Climatic Change

, Volume 152, Issue 1, pp 121–143 | Cite as

Evaluating the quality of municipal climate change plans in Canada

  • Dave GuyadeenEmail author
  • Jason Thistlethwaite
  • Daniel Henstra


Plan quality has become an established framework for analyzing the contents of plans and assessing their strengths and deficiencies. The research presented in this paper contributes to academic scholarship on plan quality by evaluating the strengths and weaknesses of climate change plans in 63 of the most populous communities across Canada. Plans were evaluated using a coding protocol consisting of 46 indicators based on eight plan quality characteristics: fact base, goals, policies, implementation, monitoring and evaluation, inter-organizational coordination, participation, and plan organization and presentation. The analysis revealed three key findings that are important for policy and practice. First, Canadian municipal climate change plans prioritize climate change mitigation over adaptation. Second, implementation, monitoring, and evaluation are relatively weak aspects of municipal climate change plans in Canada. Finally, despite the importance that scholars and practitioners ascribe to stakeholder engagement, Canadian municipalities appear to have given insufficient consideration to this element of the climate change plan-making process.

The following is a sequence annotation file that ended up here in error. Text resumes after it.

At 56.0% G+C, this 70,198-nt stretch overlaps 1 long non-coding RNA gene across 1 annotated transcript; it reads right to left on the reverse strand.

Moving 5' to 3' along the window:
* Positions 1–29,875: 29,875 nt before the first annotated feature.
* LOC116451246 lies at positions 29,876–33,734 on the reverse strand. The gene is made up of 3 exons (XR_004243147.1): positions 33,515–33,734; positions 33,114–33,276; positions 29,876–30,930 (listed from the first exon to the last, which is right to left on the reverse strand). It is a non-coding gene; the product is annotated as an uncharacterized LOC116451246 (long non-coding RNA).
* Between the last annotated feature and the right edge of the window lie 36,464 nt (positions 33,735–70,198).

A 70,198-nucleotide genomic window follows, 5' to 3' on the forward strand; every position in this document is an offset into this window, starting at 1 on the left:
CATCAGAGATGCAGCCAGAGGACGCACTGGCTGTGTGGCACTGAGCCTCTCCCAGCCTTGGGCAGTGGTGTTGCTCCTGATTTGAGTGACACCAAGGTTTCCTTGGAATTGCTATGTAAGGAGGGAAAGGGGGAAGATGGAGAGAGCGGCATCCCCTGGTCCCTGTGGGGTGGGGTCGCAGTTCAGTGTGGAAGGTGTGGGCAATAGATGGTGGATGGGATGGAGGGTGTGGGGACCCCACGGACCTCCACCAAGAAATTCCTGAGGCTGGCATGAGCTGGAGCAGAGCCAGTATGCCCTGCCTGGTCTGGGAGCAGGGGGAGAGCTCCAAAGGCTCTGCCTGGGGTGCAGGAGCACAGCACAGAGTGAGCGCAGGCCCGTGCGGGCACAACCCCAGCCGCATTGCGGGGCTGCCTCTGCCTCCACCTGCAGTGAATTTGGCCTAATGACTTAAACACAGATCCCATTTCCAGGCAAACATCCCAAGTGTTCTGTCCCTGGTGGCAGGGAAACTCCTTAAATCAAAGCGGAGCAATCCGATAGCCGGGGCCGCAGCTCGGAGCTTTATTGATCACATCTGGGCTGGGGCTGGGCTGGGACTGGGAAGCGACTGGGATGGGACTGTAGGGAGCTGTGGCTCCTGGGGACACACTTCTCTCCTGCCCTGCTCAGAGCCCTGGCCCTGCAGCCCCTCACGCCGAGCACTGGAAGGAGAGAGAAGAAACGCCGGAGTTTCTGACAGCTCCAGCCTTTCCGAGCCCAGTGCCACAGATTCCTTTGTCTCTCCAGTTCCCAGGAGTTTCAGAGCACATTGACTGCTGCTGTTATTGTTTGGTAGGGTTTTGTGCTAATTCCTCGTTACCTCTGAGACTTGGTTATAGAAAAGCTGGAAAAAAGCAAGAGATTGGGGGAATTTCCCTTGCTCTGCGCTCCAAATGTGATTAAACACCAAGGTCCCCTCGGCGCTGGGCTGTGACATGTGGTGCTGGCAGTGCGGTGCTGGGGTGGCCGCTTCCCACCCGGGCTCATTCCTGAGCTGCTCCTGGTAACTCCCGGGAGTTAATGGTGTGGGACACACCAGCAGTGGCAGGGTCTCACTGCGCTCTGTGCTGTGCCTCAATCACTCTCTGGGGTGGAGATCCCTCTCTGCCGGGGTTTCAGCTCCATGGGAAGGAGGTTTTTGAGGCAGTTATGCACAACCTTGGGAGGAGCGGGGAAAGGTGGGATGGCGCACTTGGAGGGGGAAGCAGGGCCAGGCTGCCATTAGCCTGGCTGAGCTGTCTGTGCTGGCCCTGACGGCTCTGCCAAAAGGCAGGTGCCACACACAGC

1. Aguiar FC, Bentz J, Silva JMN, Fonseca AL, Swart R, Santos FD, Penha-Lopes G (2018) Adaptation to climate change at local level in Europe: an overview. Environ Sci Pol 86:38–63CrossRefGoogle Scholar